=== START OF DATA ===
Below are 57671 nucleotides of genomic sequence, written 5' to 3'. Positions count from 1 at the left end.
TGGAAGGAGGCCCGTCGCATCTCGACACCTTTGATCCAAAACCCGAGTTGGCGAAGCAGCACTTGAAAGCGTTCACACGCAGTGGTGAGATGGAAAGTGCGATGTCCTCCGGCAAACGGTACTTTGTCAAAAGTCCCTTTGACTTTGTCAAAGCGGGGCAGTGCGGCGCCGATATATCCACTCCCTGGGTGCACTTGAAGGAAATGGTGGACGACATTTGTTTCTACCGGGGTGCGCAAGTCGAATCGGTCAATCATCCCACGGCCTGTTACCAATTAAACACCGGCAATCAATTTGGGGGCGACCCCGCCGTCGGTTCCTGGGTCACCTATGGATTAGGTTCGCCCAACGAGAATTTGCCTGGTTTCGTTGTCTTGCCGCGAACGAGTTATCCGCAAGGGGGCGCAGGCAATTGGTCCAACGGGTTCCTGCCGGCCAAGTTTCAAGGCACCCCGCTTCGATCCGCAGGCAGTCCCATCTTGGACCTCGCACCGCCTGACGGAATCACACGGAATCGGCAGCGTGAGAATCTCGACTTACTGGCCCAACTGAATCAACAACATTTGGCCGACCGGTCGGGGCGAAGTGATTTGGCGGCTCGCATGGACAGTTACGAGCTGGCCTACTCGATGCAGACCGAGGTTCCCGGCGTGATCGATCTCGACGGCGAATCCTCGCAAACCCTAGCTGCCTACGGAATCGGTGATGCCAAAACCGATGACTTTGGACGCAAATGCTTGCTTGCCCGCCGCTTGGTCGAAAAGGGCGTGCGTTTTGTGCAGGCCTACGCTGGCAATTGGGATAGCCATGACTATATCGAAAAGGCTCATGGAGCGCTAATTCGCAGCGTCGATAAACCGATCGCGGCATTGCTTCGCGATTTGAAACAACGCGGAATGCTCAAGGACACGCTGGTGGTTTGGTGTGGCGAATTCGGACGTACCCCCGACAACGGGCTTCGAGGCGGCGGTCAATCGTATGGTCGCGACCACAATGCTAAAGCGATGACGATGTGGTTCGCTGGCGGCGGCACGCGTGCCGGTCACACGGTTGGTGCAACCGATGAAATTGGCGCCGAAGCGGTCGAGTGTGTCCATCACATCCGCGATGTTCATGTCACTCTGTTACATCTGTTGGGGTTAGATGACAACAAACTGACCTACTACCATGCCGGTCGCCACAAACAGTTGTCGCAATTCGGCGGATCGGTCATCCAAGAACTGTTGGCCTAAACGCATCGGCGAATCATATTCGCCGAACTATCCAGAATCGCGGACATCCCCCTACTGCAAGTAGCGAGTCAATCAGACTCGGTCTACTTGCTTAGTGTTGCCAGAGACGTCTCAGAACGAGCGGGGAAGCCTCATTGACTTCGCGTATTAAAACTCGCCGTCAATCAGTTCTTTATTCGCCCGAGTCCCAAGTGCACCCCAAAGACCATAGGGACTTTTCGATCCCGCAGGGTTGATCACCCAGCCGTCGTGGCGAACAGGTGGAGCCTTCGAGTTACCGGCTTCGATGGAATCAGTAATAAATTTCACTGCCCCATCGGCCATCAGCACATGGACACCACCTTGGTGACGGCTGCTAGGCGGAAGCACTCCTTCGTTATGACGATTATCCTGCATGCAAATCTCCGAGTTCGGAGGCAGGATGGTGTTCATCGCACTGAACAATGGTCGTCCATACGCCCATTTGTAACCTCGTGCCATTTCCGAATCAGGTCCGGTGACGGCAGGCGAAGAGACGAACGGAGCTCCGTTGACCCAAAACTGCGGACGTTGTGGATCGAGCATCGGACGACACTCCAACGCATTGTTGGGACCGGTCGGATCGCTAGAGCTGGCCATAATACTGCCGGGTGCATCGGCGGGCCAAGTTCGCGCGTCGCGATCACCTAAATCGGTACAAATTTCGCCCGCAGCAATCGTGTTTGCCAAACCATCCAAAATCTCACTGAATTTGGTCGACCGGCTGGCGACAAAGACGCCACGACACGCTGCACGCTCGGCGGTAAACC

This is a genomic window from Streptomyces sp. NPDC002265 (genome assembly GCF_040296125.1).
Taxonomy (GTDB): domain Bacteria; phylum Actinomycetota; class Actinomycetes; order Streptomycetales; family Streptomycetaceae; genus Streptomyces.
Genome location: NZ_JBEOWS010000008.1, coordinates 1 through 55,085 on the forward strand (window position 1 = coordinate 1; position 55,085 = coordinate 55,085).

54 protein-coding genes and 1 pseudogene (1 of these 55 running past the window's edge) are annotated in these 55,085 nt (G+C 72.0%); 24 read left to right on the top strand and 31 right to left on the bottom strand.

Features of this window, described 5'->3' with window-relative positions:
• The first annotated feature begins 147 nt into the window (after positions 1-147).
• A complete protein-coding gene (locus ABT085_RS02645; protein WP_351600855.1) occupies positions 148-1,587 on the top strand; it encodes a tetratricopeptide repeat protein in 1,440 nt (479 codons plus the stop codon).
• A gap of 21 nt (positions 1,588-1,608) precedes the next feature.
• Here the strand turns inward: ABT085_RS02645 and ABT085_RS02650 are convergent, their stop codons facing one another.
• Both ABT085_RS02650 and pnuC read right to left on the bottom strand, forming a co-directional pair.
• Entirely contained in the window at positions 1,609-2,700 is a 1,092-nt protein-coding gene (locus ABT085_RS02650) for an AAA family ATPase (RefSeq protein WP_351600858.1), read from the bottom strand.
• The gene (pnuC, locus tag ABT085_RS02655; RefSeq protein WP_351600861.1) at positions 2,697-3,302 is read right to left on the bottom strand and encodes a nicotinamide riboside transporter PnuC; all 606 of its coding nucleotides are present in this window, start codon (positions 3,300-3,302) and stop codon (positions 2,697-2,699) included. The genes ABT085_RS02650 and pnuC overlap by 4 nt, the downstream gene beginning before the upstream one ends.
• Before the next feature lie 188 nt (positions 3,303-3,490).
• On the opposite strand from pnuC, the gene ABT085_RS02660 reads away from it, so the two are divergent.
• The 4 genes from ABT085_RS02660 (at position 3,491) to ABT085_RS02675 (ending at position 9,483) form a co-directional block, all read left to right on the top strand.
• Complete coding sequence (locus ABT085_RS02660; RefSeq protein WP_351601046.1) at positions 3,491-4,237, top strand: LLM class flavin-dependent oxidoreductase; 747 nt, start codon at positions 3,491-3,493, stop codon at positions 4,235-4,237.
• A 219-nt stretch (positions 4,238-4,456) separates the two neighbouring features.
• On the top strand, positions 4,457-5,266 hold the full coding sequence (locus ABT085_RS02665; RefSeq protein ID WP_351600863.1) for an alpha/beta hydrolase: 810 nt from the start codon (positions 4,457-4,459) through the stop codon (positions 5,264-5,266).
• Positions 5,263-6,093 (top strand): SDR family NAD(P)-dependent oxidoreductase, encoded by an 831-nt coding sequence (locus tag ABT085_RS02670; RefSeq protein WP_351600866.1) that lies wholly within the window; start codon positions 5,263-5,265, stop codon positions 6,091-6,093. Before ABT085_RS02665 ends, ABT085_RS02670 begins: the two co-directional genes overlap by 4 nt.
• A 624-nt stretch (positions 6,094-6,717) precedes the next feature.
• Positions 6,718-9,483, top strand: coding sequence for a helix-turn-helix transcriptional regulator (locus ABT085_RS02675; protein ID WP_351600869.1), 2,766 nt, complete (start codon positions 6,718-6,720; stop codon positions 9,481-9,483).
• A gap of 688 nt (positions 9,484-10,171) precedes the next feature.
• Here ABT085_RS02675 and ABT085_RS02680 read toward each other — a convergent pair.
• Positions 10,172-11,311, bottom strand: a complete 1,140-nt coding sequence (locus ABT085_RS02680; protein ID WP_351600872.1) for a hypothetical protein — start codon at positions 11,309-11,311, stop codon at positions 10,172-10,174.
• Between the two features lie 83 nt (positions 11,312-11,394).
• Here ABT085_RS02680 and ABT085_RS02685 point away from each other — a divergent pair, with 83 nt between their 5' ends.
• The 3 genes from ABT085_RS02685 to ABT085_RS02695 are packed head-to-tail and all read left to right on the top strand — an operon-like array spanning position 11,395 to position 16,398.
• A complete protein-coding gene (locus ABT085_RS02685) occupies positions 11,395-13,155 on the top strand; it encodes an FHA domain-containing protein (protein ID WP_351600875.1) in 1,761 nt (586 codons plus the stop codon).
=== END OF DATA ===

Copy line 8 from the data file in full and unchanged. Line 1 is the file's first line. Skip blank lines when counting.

• The first annotated feature begins 147 nt into the window (after positions 1-147).